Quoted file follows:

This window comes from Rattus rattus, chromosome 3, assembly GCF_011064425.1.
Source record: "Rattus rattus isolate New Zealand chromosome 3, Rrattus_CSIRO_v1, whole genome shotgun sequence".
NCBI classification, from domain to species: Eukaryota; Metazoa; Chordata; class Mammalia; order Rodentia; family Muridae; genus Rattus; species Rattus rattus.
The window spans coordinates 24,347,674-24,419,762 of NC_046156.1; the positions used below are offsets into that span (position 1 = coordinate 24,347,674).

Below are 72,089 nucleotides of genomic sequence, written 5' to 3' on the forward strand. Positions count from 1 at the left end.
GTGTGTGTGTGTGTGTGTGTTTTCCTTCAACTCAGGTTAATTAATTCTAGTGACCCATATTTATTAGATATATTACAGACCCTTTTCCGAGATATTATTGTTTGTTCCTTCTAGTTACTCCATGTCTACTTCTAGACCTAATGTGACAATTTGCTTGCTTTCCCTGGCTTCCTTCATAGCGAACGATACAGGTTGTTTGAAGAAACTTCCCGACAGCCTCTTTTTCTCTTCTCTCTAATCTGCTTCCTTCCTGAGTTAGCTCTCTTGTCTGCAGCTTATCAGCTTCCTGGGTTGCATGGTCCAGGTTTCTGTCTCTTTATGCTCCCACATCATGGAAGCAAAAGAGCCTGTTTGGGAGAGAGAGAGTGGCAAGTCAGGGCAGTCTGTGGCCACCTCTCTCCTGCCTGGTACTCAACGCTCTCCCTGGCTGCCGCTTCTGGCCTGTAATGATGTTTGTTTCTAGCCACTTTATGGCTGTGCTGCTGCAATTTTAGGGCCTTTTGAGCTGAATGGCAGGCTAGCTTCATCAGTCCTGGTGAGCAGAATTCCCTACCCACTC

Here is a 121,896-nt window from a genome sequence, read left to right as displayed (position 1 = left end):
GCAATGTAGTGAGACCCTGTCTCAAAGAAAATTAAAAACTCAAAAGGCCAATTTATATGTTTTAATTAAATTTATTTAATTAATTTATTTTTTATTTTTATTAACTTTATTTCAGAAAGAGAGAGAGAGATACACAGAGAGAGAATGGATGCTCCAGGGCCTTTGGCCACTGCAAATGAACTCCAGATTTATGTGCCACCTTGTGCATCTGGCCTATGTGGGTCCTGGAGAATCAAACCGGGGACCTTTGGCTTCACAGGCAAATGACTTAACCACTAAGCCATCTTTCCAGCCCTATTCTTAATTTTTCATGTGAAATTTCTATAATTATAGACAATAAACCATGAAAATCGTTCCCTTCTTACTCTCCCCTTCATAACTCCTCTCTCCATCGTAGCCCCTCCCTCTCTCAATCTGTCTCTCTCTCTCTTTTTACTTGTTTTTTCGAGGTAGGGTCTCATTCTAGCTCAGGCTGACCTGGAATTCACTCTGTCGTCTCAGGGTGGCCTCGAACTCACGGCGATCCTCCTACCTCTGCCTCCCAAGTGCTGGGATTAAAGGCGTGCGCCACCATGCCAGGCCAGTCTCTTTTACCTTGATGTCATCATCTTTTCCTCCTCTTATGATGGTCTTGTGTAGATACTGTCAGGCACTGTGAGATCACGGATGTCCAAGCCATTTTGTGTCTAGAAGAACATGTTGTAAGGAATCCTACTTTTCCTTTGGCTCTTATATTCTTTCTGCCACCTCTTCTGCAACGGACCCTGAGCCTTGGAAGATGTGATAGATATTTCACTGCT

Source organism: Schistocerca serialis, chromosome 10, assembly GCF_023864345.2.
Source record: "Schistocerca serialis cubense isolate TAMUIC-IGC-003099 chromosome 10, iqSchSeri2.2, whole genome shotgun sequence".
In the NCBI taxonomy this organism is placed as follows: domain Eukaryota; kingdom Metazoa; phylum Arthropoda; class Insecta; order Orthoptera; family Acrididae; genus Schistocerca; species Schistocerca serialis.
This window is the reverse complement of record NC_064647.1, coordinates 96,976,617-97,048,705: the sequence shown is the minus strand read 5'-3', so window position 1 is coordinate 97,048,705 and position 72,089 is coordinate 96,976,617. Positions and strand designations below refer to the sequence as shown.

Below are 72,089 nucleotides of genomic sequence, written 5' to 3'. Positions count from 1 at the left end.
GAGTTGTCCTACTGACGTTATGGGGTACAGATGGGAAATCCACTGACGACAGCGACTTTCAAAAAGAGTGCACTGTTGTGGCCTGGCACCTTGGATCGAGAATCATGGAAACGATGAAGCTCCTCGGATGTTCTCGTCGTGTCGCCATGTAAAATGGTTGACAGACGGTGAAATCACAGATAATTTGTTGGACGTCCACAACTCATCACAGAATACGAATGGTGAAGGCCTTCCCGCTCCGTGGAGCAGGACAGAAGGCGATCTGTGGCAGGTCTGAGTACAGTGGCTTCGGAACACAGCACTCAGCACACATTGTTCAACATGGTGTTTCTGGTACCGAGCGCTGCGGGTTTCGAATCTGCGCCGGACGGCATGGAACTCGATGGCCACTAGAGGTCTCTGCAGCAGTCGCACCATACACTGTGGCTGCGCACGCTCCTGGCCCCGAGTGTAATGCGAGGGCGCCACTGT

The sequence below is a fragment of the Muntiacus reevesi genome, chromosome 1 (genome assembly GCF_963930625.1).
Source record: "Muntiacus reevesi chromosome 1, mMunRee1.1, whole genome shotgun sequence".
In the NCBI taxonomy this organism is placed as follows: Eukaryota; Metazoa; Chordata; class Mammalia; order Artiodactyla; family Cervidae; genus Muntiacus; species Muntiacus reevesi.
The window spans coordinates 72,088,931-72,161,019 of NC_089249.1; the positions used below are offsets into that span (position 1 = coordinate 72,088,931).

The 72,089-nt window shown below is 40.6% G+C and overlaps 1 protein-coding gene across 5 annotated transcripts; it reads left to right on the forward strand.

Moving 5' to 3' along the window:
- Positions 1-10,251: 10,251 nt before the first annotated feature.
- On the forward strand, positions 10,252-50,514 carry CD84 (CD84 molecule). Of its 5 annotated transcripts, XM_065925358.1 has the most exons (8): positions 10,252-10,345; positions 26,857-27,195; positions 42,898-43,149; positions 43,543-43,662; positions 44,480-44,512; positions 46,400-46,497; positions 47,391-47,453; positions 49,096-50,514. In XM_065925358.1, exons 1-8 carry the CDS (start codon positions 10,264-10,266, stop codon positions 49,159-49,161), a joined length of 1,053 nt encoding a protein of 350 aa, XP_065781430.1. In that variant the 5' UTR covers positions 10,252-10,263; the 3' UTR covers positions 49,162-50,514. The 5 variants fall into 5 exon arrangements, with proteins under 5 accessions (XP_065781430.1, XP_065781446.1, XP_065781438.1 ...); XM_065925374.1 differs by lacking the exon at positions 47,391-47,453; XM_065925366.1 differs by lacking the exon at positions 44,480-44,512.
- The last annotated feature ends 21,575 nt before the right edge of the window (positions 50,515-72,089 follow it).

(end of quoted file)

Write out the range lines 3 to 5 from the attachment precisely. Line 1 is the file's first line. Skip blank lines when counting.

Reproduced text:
NCBI classification, from domain to species: Eukaryota; Metazoa; Chordata; class Mammalia; order Rodentia; family Muridae; genus Rattus; species Rattus rattus.
The window spans coordinates 24,347,674-24,419,762 of NC_046156.1; the positions used below are offsets into that span (position 1 = coordinate 24,347,674).

Below are 72,089 nucleotides of genomic sequence, written 5' to 3' on the forward strand. Positions count from 1 at the left end.